Rabat – Researchers have found the remains of one of Africa’s last dinosaurs at a small phosphate mine in the Oulad Abdoun Basin.
University of Bath’s Dr Nick Longrich identified the jaw bone as coming from a Chenanisaurusbarbaricus, a dinosaur that belonged to the abelisaurs, a smaller relation of the Tyrannosaurus rex.
A paper published in the journal of Cretaceous Research at the beginning of May stated that the discovered Chenanisaurus stood on two legs and had extremely short arms. “The upper arm bone is short, the lower arm is shorter and they have tiny little hands.”
Unlike the Tyrannosaurus, which had some feathers, the Chenanisaurus only had scales, and had an “unusually short and robust jaw”.
The fossil’s teeth were also worn down, putting forward the idea that the Chenanisaurus was a predator.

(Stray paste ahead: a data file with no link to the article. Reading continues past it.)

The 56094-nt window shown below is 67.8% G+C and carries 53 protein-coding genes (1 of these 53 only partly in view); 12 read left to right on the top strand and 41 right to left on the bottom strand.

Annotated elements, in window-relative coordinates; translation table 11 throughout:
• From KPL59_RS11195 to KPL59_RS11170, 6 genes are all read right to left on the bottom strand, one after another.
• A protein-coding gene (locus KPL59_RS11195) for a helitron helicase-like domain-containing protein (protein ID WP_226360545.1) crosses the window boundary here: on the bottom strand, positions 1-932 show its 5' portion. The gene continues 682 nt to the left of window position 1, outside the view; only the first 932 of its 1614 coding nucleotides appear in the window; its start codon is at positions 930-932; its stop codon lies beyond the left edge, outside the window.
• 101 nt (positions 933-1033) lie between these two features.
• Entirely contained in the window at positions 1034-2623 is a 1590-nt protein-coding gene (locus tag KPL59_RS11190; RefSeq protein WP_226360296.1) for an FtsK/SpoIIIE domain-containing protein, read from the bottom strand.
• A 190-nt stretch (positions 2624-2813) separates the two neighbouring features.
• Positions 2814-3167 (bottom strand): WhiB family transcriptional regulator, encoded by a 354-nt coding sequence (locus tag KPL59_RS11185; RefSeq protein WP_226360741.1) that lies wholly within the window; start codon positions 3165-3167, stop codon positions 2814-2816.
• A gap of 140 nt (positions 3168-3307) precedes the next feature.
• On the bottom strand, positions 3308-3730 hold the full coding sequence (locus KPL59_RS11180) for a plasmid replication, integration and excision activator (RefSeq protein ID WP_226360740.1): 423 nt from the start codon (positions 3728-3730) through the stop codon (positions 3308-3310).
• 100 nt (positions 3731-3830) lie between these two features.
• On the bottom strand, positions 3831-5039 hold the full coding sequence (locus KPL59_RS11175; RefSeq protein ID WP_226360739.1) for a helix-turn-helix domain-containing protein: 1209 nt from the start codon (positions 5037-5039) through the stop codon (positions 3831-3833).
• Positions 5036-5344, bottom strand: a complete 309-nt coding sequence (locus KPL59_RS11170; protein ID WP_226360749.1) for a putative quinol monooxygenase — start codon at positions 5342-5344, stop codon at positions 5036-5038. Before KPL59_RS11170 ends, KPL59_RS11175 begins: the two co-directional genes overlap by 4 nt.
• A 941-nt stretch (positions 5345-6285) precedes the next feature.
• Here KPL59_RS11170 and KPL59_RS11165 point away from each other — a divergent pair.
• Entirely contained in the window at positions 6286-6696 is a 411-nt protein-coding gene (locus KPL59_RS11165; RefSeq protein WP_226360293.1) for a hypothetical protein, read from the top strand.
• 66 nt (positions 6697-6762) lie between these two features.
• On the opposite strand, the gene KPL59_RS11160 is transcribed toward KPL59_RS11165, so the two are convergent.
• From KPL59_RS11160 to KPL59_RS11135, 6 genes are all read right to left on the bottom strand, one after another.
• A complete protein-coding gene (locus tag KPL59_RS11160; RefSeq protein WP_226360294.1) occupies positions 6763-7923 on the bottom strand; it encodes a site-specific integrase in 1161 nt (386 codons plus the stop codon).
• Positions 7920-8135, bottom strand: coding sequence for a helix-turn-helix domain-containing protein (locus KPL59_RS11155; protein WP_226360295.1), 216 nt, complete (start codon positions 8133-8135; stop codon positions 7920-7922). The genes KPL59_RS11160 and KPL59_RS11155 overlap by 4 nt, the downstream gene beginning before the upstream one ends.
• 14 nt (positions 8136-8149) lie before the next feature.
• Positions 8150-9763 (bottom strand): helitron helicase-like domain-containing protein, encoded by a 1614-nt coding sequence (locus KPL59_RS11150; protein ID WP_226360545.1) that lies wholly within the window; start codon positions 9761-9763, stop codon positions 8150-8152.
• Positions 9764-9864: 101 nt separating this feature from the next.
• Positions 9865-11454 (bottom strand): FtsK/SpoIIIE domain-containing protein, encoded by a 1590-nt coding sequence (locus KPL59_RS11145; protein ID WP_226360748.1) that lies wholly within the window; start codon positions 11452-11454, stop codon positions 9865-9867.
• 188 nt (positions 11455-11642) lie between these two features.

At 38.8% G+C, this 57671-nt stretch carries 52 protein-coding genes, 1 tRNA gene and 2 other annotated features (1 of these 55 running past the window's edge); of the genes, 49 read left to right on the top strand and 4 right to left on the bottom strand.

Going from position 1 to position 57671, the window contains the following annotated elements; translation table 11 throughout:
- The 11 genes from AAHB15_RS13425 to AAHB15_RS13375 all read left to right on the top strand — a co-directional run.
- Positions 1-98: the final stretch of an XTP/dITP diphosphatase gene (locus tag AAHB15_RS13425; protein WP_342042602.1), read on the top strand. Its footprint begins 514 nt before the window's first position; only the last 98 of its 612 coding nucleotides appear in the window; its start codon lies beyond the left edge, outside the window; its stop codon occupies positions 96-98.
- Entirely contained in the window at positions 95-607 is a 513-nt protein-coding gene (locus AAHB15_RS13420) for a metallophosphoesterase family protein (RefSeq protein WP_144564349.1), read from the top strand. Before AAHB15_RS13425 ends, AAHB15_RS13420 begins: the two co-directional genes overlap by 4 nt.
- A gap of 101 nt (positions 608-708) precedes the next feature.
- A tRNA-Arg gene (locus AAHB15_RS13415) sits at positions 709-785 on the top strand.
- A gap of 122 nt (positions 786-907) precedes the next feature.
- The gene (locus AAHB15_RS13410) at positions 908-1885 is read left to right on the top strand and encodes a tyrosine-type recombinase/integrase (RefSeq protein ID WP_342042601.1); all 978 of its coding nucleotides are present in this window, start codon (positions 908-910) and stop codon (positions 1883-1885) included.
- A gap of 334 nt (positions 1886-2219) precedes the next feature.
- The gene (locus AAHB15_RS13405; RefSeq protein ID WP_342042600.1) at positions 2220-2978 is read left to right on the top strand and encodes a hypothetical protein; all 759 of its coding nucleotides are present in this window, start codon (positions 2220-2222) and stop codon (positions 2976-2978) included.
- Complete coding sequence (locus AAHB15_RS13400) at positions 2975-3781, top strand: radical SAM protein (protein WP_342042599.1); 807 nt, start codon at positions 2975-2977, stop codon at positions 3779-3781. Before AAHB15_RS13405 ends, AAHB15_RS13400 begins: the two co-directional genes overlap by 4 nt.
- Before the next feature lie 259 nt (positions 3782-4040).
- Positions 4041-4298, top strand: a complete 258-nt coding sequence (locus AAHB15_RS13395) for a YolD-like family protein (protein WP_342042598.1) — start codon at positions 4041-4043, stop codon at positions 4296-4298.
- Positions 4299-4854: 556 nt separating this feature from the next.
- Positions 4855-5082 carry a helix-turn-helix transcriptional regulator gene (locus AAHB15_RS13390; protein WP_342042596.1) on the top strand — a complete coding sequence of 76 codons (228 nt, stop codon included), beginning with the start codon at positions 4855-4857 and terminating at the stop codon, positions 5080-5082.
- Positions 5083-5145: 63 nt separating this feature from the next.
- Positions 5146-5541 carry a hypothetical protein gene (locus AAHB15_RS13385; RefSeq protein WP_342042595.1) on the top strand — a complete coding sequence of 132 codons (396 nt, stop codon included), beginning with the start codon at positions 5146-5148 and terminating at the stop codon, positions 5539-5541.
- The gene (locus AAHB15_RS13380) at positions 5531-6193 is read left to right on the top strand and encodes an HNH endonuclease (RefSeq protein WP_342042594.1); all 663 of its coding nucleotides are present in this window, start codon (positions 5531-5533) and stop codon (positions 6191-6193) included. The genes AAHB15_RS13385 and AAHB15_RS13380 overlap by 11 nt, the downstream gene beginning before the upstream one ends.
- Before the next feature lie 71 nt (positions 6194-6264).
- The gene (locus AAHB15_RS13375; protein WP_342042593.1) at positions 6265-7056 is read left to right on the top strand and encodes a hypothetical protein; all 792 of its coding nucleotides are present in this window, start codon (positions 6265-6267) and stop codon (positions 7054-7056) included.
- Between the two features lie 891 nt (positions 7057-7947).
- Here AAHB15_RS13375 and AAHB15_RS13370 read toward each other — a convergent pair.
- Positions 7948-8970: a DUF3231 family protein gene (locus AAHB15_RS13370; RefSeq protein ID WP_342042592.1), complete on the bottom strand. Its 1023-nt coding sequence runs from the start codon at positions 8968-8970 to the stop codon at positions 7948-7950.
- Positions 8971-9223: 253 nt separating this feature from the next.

Additionally, whilst the tyrannosaurs ruled North America and Asia, the abelisaurs were “the dominant predator in Africa, Europe, India and South America at the end of the Cretaceous period” until a huge asteroid wiped dinosaurs out 66 million years ago.
In collaboration with researchers from Morocco, France and Spain, Dr Longrich noted that because the dinosaur remains were found in marine rocks, the find was so rare it was “like winning the lottery”.
“We have virtually no fossils from this time period in Morocco – it may even be the first dinosaur named from the end-Cretaceous in Africa.”
The fossils used in this study are currently in the Office Chérifien de Phosphates paleontological collection in Morocco.